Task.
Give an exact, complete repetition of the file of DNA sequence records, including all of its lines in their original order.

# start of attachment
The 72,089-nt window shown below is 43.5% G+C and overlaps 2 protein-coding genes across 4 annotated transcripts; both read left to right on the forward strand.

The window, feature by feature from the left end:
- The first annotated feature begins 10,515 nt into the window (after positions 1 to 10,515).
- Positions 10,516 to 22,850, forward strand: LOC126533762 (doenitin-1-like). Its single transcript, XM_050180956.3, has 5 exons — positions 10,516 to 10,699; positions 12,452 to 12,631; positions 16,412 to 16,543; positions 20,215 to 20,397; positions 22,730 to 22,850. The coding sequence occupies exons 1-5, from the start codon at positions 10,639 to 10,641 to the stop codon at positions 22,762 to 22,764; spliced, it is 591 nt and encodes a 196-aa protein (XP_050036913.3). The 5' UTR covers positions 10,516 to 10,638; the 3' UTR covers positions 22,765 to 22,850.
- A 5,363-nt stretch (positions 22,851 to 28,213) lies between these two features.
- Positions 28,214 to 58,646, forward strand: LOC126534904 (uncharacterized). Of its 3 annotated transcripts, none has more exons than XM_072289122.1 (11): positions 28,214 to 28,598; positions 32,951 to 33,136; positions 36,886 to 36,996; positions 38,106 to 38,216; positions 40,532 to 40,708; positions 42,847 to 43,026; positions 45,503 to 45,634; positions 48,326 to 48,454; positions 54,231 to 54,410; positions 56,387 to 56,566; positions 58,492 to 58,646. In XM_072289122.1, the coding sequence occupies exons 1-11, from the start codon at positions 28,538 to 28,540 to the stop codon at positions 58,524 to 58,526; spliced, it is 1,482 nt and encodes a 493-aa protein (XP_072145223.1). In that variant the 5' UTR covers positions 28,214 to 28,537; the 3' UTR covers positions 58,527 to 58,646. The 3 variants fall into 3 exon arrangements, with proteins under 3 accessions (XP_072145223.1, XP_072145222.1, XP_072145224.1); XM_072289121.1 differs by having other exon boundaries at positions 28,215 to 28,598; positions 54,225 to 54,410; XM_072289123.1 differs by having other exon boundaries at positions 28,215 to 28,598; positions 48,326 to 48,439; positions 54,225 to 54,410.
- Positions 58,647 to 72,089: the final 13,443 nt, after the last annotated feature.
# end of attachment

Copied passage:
The 72,089-nt window shown below is 43.5% G+C and overlaps 2 protein-coding genes across 4 annotated transcripts; both read left to right on the forward strand.

The window, feature by feature from the left end:
- The first annotated feature begins 10,515 nt into the window (after positions 1 to 10,515).
- Positions 10,516 to 22,850, forward strand: LOC126533762 (doenitin-1-like). Its single transcript, XM_050180956.3, has 5 exons — positions 10,516 to 10,699; positions 12,452 to 12,631; positions 16,412 to 16,543; positions 20,215 to 20,397; positions 22,730 to 22,850. The coding sequence occupies exons 1-5, from the start codon at positions 10,639 to 10,641 to the stop codon at positions 22,762 to 22,764; spliced, it is 591 nt and encodes a 196-aa protein (XP_050036913.3). The 5' UTR covers positions 10,516 to 10,638; the 3' UTR covers positions 22,765 to 22,850.
- A 5,363-nt stretch (positions 22,851 to 28,213) lies between these two features.
- Positions 28,214 to 58,646, forward strand: LOC126534904 (uncharacterized). Of its 3 annotated transcripts, none has more exons than XM_072289122.1 (11): positions 28,214 to 28,598; positions 32,951 to 33,136; positions 36,886 to 36,996; positions 38,106 to 38,216; positions 40,532 to 40,708; positions 42,847 to 43,026; positions 45,503 to 45,634; positions 48,326 to 48,454; positions 54,231 to 54,410; positions 56,387 to 56,566; positions 58,492 to 58,646. In XM_072289122.1, the coding sequence occupies exons 1-11, from the start codon at positions 28,538 to 28,540 to the stop codon at positions 58,524 to 58,526; spliced, it is 1,482 nt and encodes a 493-aa protein (XP_072145223.1). In that variant the 5' UTR covers positions 28,214 to 28,537; the 3' UTR covers positions 58,527 to 58,646. The 3 variants fall into 3 exon arrangements, with proteins under 3 accessions (XP_072145223.1, XP_072145222.1, XP_072145224.1); XM_072289121.1 differs by having other exon boundaries at positions 28,215 to 28,598; positions 54,225 to 54,410; XM_072289123.1 differs by having other exon boundaries at positions 28,215 to 28,598; positions 48,326 to 48,439; positions 54,225 to 54,410.
- Positions 58,647 to 72,089: the final 13,443 nt, after the last annotated feature.